VA uses the term “military sexual trauma” (MST) to refer to sexual assault or harassment experienced during military. Anyone can experience MST, regardless of gender.

In more concrete terms, MST includes any unwanted sexual activity. Examples include:

  • Being threatened or pressured into sexual activities, such as with threats or promises of better assignments
  • Sexual contact without your consent, such as when asleep or intoxicated
  • Being physically forced to have sex
  • Being touched in a way that made you uncomfortable
  • Repeated comments about your body or sexual activities
  • Threatening and unwanted sexual advances

If you think you have experienced MST, VA and its resources are here to support you in whatever way will help you best — from simply learning more about how MST affects people to treatment that helps you cope with how MST is impacting your life currently or, if you prefer, treatment that involves discussing your experiences in more depth. 

Like other types of trauma, MST can negatively affect a person’s mental and physical health, even many years later. Things you may experience could include:

  • Disturbing memories or nightmares
  • Difficulty feeling safe
  • Feelings of depression or numbness
  • Problems with alcohol or other drugs
  • Feeling isolated from other people
  • Problems with anger, irritability, or other strong emotions
  • Issues with sleep
  • Physical health problems




Military sexual trauma is an experience, not a diagnosis or a condition in and of itself. Because of this, Veterans may react in a wide variety of ways to experiencing MST. Problems may not surface until months or years after the MST, and sometimes not until after a Veteran has left military service. For some Veterans, experiences of MST may continue to affect their mental and physical health, work, relationships, and everyday life even many years later.

Your reaction may depend on factors such as:

  • Whether you have a prior history of trauma
  • The types of responses you received from others at the time of the experience
  • Whether the experience happened once or was repeated over time

Some of the difficulties both female and male survivors of MST may have include:

  • Strong emotions: feeling depressed; having intense, sudden emotional responses to things; feeling angry or irritable all the time
  • Feelings of numbness: feeling emotionally “flat”; trouble feeling love or happiness<
  • Trouble sleeping: trouble falling or staying asleep; bad dreams or nightmares
  • Trouble with attention, concentration, and memory: trouble staying focused; often finding your mind wandering; having a hard time remembering things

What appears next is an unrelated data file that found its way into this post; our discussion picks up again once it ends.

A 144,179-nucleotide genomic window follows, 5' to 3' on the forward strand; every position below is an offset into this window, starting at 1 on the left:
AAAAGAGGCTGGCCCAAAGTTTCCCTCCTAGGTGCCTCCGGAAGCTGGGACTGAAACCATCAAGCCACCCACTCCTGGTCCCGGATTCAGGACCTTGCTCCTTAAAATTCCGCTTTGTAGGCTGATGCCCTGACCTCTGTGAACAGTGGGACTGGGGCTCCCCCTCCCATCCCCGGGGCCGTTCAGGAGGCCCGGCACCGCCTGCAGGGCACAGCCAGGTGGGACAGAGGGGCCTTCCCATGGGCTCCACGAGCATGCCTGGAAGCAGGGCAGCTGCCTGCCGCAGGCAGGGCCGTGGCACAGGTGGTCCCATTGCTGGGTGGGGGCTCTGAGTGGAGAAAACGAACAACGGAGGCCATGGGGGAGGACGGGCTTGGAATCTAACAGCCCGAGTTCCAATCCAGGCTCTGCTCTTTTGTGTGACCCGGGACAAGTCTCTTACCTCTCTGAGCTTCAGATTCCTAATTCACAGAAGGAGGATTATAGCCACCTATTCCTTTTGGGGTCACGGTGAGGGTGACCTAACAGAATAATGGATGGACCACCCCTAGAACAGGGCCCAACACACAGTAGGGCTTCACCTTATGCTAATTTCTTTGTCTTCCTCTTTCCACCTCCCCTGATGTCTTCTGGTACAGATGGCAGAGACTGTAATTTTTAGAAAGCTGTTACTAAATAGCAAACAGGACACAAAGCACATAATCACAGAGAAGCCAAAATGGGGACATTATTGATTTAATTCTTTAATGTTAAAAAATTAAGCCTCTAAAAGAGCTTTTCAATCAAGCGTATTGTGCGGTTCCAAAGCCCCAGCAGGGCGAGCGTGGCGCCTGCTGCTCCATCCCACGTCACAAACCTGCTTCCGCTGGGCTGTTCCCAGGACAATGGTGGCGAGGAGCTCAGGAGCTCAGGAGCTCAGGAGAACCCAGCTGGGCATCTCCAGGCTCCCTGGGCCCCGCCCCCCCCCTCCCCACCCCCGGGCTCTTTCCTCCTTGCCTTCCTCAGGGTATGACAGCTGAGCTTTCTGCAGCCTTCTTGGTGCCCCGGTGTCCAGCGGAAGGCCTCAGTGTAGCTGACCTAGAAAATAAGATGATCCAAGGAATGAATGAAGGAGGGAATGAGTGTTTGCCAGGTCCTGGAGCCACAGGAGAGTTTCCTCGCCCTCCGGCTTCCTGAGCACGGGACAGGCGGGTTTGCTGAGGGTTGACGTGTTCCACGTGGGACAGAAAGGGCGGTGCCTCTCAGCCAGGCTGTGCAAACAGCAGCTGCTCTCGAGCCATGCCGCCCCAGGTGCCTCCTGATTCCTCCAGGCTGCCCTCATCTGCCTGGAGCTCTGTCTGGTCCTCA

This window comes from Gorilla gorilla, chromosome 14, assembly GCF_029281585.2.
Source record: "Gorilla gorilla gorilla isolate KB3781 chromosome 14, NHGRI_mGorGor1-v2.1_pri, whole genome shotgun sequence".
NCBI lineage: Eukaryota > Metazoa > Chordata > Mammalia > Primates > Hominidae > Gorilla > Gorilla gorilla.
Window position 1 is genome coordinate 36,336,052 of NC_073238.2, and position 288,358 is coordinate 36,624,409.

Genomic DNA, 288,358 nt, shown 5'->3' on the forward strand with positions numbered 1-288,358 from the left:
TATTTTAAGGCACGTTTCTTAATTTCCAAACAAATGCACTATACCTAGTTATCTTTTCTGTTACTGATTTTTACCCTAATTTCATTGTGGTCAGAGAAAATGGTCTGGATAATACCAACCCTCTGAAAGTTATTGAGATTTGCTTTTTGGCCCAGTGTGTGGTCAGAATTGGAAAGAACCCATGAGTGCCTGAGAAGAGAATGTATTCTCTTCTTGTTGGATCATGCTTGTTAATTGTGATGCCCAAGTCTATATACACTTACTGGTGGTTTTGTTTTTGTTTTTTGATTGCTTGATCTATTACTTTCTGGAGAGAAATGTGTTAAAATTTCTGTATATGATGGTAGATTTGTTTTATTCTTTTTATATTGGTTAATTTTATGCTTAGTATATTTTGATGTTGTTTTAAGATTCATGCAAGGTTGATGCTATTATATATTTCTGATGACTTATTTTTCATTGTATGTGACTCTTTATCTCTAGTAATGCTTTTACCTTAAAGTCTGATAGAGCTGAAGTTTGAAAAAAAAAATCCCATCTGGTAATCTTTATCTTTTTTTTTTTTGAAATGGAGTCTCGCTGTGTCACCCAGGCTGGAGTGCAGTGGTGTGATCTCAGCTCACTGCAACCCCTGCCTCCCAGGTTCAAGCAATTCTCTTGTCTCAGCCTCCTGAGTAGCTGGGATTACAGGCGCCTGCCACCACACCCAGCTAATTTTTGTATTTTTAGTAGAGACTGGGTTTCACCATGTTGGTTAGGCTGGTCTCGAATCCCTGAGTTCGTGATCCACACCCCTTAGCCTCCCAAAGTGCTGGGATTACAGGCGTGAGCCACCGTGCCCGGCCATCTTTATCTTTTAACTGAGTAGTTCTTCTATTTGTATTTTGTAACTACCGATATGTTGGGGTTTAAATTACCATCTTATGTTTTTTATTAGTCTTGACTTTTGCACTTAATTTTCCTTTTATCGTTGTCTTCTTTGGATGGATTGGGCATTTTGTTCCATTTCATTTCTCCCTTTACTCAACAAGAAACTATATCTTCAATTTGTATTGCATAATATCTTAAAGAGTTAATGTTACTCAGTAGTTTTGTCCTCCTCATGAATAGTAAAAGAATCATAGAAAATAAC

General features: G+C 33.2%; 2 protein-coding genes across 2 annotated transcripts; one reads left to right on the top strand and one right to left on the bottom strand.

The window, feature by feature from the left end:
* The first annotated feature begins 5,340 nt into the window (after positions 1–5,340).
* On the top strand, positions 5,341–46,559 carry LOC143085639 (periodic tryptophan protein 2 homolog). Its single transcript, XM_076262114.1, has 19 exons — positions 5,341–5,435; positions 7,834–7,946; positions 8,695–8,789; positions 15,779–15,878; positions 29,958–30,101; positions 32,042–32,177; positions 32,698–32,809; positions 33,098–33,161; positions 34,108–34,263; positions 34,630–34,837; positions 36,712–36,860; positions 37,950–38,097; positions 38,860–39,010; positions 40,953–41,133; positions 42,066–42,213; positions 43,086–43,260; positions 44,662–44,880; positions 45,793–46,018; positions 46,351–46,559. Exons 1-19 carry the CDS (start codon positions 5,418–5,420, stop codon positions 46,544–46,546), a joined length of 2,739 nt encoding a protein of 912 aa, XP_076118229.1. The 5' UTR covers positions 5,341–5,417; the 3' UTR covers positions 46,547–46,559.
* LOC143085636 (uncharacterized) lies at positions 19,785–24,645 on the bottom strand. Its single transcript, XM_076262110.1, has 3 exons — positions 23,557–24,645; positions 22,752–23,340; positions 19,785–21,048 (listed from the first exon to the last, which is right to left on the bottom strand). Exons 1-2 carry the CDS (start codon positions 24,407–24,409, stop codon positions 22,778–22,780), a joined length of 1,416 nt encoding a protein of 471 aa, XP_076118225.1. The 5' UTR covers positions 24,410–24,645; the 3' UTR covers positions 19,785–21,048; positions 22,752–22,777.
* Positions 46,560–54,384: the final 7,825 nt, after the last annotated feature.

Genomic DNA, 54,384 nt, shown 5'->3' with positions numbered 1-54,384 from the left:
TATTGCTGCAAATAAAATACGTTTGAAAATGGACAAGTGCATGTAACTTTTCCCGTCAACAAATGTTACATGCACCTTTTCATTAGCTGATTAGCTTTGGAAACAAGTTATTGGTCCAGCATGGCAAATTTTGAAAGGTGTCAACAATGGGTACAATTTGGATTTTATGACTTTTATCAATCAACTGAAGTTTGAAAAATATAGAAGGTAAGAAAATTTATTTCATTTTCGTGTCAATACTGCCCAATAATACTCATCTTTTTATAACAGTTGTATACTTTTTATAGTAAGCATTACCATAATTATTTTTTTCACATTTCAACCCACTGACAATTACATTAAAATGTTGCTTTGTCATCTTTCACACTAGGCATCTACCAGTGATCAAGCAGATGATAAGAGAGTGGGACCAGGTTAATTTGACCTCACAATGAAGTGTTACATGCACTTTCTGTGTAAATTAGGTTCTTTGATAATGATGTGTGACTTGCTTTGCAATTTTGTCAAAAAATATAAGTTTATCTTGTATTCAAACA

• Problems with alcohol or other drugs: drinking to excess or using drugs daily; getting drunk or “high” to cope with memories or unpleasant feelings; drinking to fall asleep
  • Trouble with reminders of the sexual trauma: feeling on edge or “jumpy” all the time; not feeling safe; going out of your way to avoid reminders of the trauma; trouble trusting others
  • Problems in relationships: feeling alone or not connected to others; abusive relationships; trouble with employers or authority figures
  • Physical health problems: sexual issues; chronic pain; weight or eating problems; stomach or bowel problems

Fortunately, people can recover from experiences of trauma, and VA has services to help Veterans move their lives forward.


What Is Post Traumatic Stress Disorder?

Post Traumatic Stress Disorder (PTSD) is a psychiatric disorder that can occur in people who have experienced or witnessed a traumatic event such as a natural disaster, a serious accident, a terrorist act, war/combat, rape or other violent personal assault.

PTSD has been known by many names in the past, such as “shell shock” during the years of World War I and “combat fatigue” after World War II. But PTSD does not just happen to combat veterans. PTSD can occur in all people, in people of any ethnicity, nationality or culture, and any age. PTSD affects approximately 3.5 percent of U.S. adults, and an estimated one in 11 people will be diagnosed PTSD in their lifetime. Women are twice as likely as men to have PTSD.

People with PTSD have intense, disturbing thoughts and feelings related to their experience that last long after the traumatic event has ended. They may relive the event through flashbacks or nightmares; they may feel sadness, fear or anger; and they may feel detached or estranged from other people. People with PTSD may avoid situations or people that remind them of the traumatic event, and they may have strong negative reactions to something as ordinary as a loud noise or an accidental touch.

A diagnosis of PTSD requires exposure to an upsetting traumatic event. However, exposure could be indirect rather than first hand. For example, PTSD could occur in an individual learning about the violent death of a close family. It can also occur as a result of repeated exposure to horrible details of trauma such as police officers exposed to details of child abuse cases.

While suffering from PTSD can be an isolating experience, it’s important to know that  you are not the only one who feels this way, and there are resources available to help you get back to leading the life you want. PTSD can happen to anyone and is not a sign of weakness. PTSD helplines are a non-judgmental, safe first step in the right direction for receiving treatment.

Family members and friends can feel helpless and lost trying to find help for a loved one. It also may be hard for the actual person struggling with PTSD to ask for help. Friends and family members are often the catalyst that allows someone to receive the critical help they need.It is important to realize that it may take time, but with treatment, your loved one can recover.2 A post-traumatic stress disorder helpline can help point you in the right direction.